Drucker @ SFAI: Enjoy in my stead

Readers of this blog will know that I’m quite a fan of Johanna Drucker, which puts me in the new position of sharing an event in San Francisco which I will not be able to attend, as I’ll be on the East Coast then.

The artist, theorist and author presents “Reversing Polarity: Aesthetics and Criticism after Adorno,” her keynote lecture at SFAI’s Art Criticism conference on Saturday, August 14th.

I recommend going with friends, as you will want to have a debate afterwards.


The Object of Art and the Art

This sounds like an AMAZING class — the use of the phrases “symbolic capital” and “artifactual production” suggest the influence of Johanna Drucker’s writings on complicity in contemporary art. I heard Ken Lum speak at CCA a few years back — really bright thinker and artist.

Master Class: The Object of Art and the Art as Object with Ken Lum
The Banff Centre

The relationship between art and life (in terms of the potential collapse of one term into the other or the discursive separation between the terms) has underlined the primary function of the avant-garde in art. The dialectical tension between those objects deemed art or non-art is itself an institutional function of the cultural (social) category of art. How is artistic discourse produced to transform an object into art? In what ways does artistic discourse negotiate the question of the art object as commodity? What role does the artist play in this negotiation?

This Banff Master Class will study the operational functioning of the work of art within the constitution of the art world and in relation to different institutional frames. The relationship of art to the concept of “symbolic capital” and “artifactual production” will also be explored. As interest in art continues to accelerate and spread globally, the aim of this class will be to revisit the most fundamental questions about the status and function of art.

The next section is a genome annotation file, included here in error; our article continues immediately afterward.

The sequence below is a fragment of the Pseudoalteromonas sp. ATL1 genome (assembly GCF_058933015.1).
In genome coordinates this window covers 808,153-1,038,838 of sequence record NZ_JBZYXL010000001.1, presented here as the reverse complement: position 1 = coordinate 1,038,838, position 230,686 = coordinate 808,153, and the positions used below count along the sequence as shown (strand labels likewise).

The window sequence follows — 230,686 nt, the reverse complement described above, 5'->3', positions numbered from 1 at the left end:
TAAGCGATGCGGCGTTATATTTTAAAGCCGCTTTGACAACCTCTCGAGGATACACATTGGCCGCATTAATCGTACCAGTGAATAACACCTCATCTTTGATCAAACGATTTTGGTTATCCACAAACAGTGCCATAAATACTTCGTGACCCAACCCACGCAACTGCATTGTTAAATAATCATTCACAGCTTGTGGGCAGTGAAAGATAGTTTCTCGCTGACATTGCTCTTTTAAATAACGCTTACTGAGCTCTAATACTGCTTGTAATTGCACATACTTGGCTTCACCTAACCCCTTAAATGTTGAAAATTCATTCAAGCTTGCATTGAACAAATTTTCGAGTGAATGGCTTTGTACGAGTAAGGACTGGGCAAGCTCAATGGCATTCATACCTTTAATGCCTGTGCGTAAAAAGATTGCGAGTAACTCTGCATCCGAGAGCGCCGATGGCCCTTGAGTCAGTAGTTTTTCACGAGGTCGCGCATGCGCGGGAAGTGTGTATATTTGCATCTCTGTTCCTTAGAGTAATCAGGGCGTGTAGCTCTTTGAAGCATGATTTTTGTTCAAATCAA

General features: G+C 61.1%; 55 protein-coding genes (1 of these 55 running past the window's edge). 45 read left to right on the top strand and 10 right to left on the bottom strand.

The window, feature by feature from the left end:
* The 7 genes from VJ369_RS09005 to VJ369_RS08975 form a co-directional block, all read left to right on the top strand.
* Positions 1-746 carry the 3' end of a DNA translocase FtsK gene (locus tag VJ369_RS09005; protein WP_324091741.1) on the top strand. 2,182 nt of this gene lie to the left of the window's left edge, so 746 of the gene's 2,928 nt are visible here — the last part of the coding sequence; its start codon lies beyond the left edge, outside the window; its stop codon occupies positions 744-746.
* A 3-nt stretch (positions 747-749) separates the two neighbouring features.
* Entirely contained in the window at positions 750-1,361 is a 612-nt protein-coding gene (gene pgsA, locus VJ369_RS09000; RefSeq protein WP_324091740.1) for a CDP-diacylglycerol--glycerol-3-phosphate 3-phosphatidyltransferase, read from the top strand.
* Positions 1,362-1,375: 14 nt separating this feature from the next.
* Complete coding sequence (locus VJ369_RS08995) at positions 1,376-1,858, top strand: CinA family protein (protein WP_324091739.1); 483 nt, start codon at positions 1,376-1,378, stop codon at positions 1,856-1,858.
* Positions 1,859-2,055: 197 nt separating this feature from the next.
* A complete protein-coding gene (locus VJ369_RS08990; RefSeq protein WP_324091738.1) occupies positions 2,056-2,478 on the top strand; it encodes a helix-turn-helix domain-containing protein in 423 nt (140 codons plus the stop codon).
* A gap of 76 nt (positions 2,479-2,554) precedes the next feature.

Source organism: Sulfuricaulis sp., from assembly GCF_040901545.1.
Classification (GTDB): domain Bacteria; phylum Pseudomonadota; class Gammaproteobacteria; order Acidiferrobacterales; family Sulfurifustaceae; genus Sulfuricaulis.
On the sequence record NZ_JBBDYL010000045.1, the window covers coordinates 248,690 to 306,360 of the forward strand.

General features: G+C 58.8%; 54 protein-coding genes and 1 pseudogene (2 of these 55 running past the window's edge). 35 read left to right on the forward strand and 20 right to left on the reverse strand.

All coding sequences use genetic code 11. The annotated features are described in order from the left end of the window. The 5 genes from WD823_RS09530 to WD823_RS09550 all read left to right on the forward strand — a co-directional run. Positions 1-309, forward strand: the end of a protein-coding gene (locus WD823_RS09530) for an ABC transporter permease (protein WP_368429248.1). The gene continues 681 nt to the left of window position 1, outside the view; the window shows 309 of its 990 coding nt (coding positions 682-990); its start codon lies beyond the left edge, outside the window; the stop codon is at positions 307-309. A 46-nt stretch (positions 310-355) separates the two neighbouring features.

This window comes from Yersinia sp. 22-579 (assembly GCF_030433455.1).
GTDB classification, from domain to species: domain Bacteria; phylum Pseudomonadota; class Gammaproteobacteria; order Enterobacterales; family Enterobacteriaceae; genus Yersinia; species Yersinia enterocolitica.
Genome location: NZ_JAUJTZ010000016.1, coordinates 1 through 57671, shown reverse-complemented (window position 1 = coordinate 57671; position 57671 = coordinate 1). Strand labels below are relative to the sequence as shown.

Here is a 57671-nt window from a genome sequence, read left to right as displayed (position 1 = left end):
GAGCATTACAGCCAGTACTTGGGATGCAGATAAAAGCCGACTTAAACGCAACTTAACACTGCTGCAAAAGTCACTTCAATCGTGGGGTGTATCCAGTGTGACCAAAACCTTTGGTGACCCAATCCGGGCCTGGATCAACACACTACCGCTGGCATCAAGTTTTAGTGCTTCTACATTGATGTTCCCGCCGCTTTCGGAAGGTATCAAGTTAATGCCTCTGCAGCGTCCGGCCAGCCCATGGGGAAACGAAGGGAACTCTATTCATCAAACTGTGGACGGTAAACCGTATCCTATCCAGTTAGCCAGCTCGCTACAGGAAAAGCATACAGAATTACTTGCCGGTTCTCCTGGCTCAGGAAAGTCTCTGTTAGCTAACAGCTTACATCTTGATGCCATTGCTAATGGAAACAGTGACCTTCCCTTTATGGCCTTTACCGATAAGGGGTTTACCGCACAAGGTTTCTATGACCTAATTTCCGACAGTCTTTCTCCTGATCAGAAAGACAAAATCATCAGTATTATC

The class will take the form of a bi-weekly seminar. The first class of the week will critically examine an assigned reading. The final class of the week will be an open session moderated by the Master Class leader.

Now if only I had $5k for the class/room/lodging fee and the means to take 6 weeks off of work… Back in my twenties, my roommate would visualize finding a paper bag full of cash, and I think she did eventually did find a bag with like $40 on the street, once — maybe if I start visualizing a grocery bag or garbage bag or sofa stuffed with cash (Would walking distance to my house be too much to ask? OK.), it’ll magically appear.


Summer Reading List 2009

I’ve taken a break from going to shows in order to hit the books. Some of these books are just food for thought, others will be reviewed in due time here. In the meantime, though, here’s my Summer Reading List so far:

Source: University of Chicago Press website

Source: University of Chicago Press website

Johanna Drucker’s “Sweet Dreams: Contemporary Art and Complicity,” University of Chicago, 2005